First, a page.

Some halophile archaebacteria, that love salt, dye the crystalized water of the salt pits red. Several bacteria species belonging to the Halobacteriaceae family are responsible for these red-pinkish dyes because their cell membranes contain pigments deriving from beta-carotene. These groups are being studied with great care because they are potentially useful in the biotechnology field both for the production of carotenoids as well as to spot active enzymes in very concentrated saline solutions.
The environmental factors
The size and density of a population is influenced by several factors that are different for one group of organisms to another. In general, for example, we can say that for some bacteria the ideal ph range in which they thrive is between 6,5 and 7,5, but we also know that there are other groups that live in acid environments with a ph as low as 4,5. An acid ph would not be ideal for the first bacteria group that we mentioned because they wouldn’t be able to grow and survive. In fact the tolerance limits of organisms to factors such as light, temperature, water availability, salinity and oxygen availability are very important. If an essential element is scarce or some other is over the tolerance limit, even if the other requirements are met, that group will not be able to thrive.
For example, bacteria that live in the Antarctic regions find their ideal living conditions in temperatures ranging from -7°C to -20°C, while thermophile bacteria that live near by thermal springs thrive and reproduce at 90°C. As for the presence of oxygen in the environment, many prokaryotes are optional anaerobia, which means that they can obtain energy to live either through cell respiration or through fermentation.
Others that are compulsory anaerobia can live only through fermentation which means they can’t thrive in the presence of oxygen; on the other hand there are compulsory aerobic groups that cannot survive for too long without oxygen.
There is life in salt too!
Another environmental factor is the saline condition of the waters which can limit the growth of most bacteria but it isn’t a problem in the case of another group called the hypersalinphyles.
In the period between 2001 and 2004 four basins of the Mediterranean Sea have been monitored and studied, located 100 km west of Crete, that were formed in the Miocene period.
These basins are characterized by areas that can reach a depth of 3000 m., where the waters are stagnant and very still, almost devoid of oxygen, with a manganese concentration 100 times higher than the Mediterranean one and a high saline concentration (about 470 g/l of manganese chloride).
In spite of the inhospitability of this type of environment, several bacteria have been discovered to have a metabolism which has adapted to high saline concentrations. A team of European scientists, within a research program on microbic ecosystems, is trying to discover how the metabolism of these organisms works.
The study of life in extreme conditions requires a joint effort by the different scientific categories such as microbiologists, geologists and molecular biologists. Researchers are interested in discovering the unique ability that extremophile microorganisms developed to live and thrive in environmental conditions which are so hostile for other organisms. Besides these extremophile organisms are particularly interesting also because they are able to produce molecules that can be useful in many ways, in biotechnologies as well as several different industrial fields (nutrition, environmental, medical diagnostic and for the development of new medical therapies).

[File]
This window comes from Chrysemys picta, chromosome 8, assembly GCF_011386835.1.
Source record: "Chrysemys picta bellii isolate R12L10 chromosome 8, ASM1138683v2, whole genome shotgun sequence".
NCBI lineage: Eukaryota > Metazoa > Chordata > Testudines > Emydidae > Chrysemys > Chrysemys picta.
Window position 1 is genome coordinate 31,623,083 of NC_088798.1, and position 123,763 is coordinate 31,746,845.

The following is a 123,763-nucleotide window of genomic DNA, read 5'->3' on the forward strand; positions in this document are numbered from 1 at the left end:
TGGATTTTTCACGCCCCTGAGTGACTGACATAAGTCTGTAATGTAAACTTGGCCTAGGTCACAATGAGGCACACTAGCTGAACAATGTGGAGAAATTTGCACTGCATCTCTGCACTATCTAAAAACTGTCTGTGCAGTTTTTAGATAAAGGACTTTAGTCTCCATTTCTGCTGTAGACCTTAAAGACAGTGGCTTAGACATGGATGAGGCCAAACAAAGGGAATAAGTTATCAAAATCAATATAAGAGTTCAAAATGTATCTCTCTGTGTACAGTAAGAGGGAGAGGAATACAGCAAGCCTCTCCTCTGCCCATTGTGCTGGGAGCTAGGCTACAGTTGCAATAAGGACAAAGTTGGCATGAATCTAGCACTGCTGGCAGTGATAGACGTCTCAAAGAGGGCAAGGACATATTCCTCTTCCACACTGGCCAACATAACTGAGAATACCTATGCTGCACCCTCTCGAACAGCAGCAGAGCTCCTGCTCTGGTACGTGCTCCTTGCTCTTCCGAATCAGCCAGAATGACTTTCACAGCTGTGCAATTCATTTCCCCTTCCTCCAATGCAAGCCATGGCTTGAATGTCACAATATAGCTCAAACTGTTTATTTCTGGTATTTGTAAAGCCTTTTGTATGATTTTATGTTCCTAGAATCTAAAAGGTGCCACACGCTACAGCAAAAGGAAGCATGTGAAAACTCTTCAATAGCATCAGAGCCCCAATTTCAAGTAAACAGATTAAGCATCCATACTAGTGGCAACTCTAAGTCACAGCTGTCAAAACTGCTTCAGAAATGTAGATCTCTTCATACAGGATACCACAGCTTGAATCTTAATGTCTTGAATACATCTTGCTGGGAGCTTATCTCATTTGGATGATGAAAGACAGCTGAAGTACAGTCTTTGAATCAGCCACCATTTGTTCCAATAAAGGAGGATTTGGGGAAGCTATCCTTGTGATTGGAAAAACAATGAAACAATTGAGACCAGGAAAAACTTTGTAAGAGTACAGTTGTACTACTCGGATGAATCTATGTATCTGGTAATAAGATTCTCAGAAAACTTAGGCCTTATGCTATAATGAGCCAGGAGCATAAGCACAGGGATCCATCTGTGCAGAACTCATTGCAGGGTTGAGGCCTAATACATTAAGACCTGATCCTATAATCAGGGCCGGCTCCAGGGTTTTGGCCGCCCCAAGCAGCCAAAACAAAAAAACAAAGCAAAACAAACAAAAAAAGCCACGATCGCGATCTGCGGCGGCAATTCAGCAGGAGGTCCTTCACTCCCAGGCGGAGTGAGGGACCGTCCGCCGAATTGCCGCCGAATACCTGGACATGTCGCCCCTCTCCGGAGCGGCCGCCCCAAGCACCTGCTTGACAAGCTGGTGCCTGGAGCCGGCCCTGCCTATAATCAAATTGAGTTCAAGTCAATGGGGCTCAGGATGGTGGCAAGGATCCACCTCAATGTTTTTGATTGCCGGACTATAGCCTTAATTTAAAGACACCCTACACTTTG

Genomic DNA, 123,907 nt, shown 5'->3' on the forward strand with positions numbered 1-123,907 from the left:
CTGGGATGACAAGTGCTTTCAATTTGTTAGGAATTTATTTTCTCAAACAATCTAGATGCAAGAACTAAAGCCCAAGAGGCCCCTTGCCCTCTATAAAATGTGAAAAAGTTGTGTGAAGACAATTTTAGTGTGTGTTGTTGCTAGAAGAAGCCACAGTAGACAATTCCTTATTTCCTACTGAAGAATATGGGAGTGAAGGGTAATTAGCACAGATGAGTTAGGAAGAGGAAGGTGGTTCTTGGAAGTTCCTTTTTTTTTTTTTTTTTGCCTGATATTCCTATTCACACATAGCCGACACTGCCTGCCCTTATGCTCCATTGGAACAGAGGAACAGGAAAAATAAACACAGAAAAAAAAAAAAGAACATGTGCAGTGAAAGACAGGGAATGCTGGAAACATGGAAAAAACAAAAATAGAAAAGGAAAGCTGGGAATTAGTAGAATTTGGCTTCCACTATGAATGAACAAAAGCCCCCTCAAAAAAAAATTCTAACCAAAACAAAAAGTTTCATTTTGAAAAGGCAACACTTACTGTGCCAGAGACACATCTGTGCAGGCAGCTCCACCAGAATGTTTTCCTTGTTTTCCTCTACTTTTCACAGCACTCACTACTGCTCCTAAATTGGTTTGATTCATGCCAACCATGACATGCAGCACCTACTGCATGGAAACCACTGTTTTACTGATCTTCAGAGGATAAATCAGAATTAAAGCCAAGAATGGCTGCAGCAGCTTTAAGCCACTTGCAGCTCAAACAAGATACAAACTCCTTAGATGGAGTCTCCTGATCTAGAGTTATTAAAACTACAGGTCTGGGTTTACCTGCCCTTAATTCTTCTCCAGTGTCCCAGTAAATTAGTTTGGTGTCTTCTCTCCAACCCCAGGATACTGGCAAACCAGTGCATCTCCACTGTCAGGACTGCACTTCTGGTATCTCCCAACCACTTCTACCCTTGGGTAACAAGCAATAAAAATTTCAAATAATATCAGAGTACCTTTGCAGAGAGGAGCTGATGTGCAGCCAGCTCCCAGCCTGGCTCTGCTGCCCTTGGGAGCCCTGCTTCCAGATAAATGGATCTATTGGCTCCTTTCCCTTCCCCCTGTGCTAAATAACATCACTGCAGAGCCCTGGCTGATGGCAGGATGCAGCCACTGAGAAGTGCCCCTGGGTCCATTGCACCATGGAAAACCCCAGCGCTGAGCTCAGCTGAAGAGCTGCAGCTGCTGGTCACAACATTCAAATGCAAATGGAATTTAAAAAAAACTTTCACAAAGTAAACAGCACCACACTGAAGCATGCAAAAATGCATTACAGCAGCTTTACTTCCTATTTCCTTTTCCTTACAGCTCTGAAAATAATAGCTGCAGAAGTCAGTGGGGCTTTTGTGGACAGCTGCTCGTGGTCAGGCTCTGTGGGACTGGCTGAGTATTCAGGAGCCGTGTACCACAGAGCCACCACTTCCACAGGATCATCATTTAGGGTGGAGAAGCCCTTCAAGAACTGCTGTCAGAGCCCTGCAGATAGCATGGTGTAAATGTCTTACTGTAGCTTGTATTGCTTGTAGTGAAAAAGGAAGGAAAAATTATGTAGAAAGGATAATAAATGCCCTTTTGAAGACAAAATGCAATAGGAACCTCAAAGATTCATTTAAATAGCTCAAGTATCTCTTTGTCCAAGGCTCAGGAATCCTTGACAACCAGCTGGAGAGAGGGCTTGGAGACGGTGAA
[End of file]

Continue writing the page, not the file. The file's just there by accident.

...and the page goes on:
For instance, to understand what it is that allows Colwellia psychrerythraea to resist to freezing conditions, some scientists have sequenced and analyzed its genome and discovered that some genes codify the filling of cell membranes with fatty acids that resist freezing, polyester composites that work as energy reserves and altered enzymes that function even in freezing cold salty water. Instead in the early 80’s, with the purpose of analyzing and replicating DNA both in medical diagnostic and in legal medicine, they started using a thermophile and thermostable enzyme (Taq-polymerases) This polymerases had been isolated by the Thermus aquaticus bacterium discovered in the hot springs of Yellowstone National Park.
The ability of methanogen bacteria is exploited for the production of biogas which is useful for heating and cooking.
From the origin of life to the future
The prokaryotes are the most ancient and numerous group in the world: the first fossil remains of this group date back to 3,5 billion years ago and these ancient traces prove that there were already many substantial differences between prokaryotes in the Achaean period as well. These organisms reigned on earth for over 2 billion years adapting to many different environments and to the many changes that took place during that time spreading into every possible habitat on earth, thus colonizing other organisms as well.
Modern day prokaryotes are very different from the ones of 3,5 billion years ago and they are the result of the many independent evolution lines that branched off from one another hundreds of millions of years ago. In fact, starting from a common prokaryiote background, each different line has followed different evolution paths and each one of them has transformed to adapt to the changes in their environment with the result that diversity within each line is greater compared to the verifiable differences within other groups.
The prokaryote group includes bacteria, unicellular organisms, without nucleus or other cytoplasmic structures which are typical of eukaryote cells.
One of the last theories to become known on the beginning of life was published on Nature magazine by a molecular biologist called James A. Lake. His genomic studies (the science of mapping, sequencing and analyzing genomes, which are the contents of DNA) have allowed him to come up with an hypothesis which goes a step forward with regard to what was known so far on this topic. Apparently 2 billion years ago, the fusion of some protobacteria (ancient photosynthetic unicellular microorganisms) with some archaebacteria may have given birth to the first multicellular prokaryote organism. This theory gives archaebacteria a very important role, that had never been thought of before, in the evolution sequence from unicellular organisms to the most advanced multicellular ones.
Over a billion years ago some prokaryotes invaded similar organisms (or were encompassed by them) which created the parasite-host relationship (or prey-predator). This relationship was consolidated over the evolution periods and probably constituted the origin of protists, characterized by eukaryote cells with a real nucleus.
From a taxonomic point of view based on the type of cell wall, the prokaryotes are divided into 4 groups: archaebacteria, gram positive bacteria, gram negative bacteria and mycoplasm.
written by Eliana Marchisio